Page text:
Ram Jakhu, an expert in international space law and a lecturer at McGill University in Montreal, says that the Liability Convention is mostly understood to cover actual physical damage to a satellite. If a piece of debris generated by the Russian ASAT test destroyed a Starlink satellite, for example, SpaceX could ask the U.S. government to request the government of Russia to pay for the damage on the company's behalf. But as long as Starlink and all other operators manage to keep dodging the junk, compensation for the financial damage caused by this constant need to maneuver would be more difficult to exact.
"It is possible but very difficult," Jakhu told Space.com. "The [physical damage] scenario is relatively easy because it is relatively easy to prove who caused the damage. That needs to be established before a claim is made. The [economic damage] scenario would be more difficult to prove."
Johnson, however, thinks the aftermath of this incident may set a new precedent, expanding the traditional understanding of 'damage' to include the economic impacts of avoiding space debris.
"We often think that liability for damages under space law requires physical damage," Johnson said. "But views on that are evolving and just monetary and operational damage might also be included as a compensable harm."
Where to take the case?
So if all those agencies and operators affected by the Russian antisatellite demonstration want to hold the culprit accountable, where would they go? First, Johnson said, to their respective governments, which might then take the case to global institutions headquartered at the Hague: either to the International Court of Justice for a public hearing or to the International Court of Arbitration, where it would be dealt with behind closed doors. The situation could also be dealt with in diplomatic discussions between states.
Regardless of the venue, the important thing, Johnson added, is for the victims to speak up about the harm. "They should be letting the world know if they have to perform maneuvers — how much it costs to do that, how much their operational lifespan is decreased because of that," Johnson said. "Let the world know how you're being affected. I think that's a responsible thing to do, to be transparent about how you're being impacted."
Ignoring the space debris problem
In recent years, experts from all over the world have been increasingly calling for stricter space junk prevention measures. More and more satellites are being launched and with that, the risk of space collisions grows. There are currently about 3,000 defunct satellites zooming around Earth, according to ESA.
Spent rocket stages that lofted those satellites also remain in orbit and occasionally explode, generating masses of fragments. Collisions between space debris and old satellites spawn further clutter. ESA estimates that all told, space around Earth hosts a staggering 36,500 pieces of junk larger than 4 inches (10 centimeters), 1 million pieces between 0.4 inches and 4 inches (1 to 10 cm) across, and 330 million pieces that are smaller than 0.4 inches (1 cm) but bigger than 0.04 inches (1 millimeter). Each of these fragments is capable of destroying or at least significantly damaging a satellite.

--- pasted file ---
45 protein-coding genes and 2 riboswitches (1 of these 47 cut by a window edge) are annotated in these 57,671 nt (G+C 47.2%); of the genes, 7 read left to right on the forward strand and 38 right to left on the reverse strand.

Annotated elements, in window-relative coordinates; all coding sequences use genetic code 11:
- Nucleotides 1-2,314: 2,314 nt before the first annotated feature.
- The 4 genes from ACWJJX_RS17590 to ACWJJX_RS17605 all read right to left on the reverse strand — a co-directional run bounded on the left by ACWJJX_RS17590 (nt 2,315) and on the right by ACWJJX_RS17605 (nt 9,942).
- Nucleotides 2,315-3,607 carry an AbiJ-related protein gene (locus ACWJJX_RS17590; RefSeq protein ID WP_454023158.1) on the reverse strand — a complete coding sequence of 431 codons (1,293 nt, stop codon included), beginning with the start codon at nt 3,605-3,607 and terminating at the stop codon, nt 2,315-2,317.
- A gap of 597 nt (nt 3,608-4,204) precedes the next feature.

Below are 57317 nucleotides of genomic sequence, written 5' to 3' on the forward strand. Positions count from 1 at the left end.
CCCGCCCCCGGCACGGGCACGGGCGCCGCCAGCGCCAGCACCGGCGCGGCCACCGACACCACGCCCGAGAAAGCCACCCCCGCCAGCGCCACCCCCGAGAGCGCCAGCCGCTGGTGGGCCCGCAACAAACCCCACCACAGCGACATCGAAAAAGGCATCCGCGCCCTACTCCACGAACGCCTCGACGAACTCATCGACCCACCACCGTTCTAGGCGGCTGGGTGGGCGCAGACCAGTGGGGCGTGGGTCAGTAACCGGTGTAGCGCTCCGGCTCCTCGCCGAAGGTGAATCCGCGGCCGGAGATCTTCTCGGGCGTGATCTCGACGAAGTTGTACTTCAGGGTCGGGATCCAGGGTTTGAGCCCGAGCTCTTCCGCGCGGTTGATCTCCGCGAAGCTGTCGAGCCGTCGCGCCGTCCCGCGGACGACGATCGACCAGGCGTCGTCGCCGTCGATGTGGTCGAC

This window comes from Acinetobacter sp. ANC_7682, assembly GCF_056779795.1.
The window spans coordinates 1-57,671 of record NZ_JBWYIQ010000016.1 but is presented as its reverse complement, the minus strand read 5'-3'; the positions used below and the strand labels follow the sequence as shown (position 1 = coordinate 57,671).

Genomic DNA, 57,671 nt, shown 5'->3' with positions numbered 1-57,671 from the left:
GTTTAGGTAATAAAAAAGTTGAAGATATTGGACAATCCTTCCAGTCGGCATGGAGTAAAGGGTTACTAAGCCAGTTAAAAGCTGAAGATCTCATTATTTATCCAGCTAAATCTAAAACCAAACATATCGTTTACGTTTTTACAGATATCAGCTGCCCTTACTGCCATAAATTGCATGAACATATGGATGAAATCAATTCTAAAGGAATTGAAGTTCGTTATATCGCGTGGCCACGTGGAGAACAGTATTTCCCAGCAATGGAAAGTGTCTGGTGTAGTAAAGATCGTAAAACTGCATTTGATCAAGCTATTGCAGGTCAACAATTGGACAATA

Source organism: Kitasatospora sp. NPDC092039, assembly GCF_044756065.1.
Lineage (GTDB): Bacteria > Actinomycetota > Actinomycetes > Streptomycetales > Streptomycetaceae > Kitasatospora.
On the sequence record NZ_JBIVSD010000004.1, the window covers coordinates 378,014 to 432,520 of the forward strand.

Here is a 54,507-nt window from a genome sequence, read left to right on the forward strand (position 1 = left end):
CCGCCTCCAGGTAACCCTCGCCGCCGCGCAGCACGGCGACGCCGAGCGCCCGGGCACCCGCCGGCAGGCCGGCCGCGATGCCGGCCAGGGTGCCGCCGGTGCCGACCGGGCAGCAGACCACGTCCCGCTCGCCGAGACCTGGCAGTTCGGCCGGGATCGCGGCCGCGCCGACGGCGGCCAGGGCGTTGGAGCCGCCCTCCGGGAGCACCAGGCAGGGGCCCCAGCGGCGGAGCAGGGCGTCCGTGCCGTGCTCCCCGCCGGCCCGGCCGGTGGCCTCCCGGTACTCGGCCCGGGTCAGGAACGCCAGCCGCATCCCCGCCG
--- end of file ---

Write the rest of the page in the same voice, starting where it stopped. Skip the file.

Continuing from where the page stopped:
In August 2016, a fragment of space junk less than 0.2 inches (5 mm) in size smashed through the solar panel of the European Earth-observing Copernicus Sentinel-1A satellite, causing immediate loss of power. The spacecraft recovered from the incident and continues its mission to this day. But the mission's operators said the consequences would have been much more severe had the main body of the spacecraft been hit.
And the risk of such accidents will increase for at least the next decade as a result of the Russian ASAT test, according to Flohrer.
Eventually, the debris from the ASAT test will succumb to the drag of Earth's residual atmosphere, its orbit will decay and it will burn up while falling to Earth. Depending on the altitude to which these fragments had been sent when the missile broke up Cosmos 1408, this natural clean-up process may take years or decades. By then, the fragments may have caused many more collisions.
"I think everyone has always said 'do we need an accident on orbit, a collision on orbit, a catastrophe on orbit before we get serious?'," said Johnson. "Maybe this will be the thing that gets us serious about everything, and it hasn't caused damage yet. It hasn't caused the collision yet, but maybe this will be the instigating incident for people to actually get serious."
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Tereza is a London-based science and technology journalist, aspiring fiction writer and amateur gymnast. Originally from Prague, the Czech Republic, she spent the first seven years of her career working as a reporter, script-writer and presenter for various TV programmes of the Czech Public Service Television. She later took a career break to pursue further education and added a Master's in Science from the International Space University, France, to her Bachelor's in Journalism and Master's in Cultural Anthropology from Prague's Charles University. She worked as a reporter at the Engineering and Technology magazine, freelanced for a range of publications including Live Science, Space.com, Professional Engineering, Via Satellite and Space News and served as a maternity cover science editor at the European Space Agency.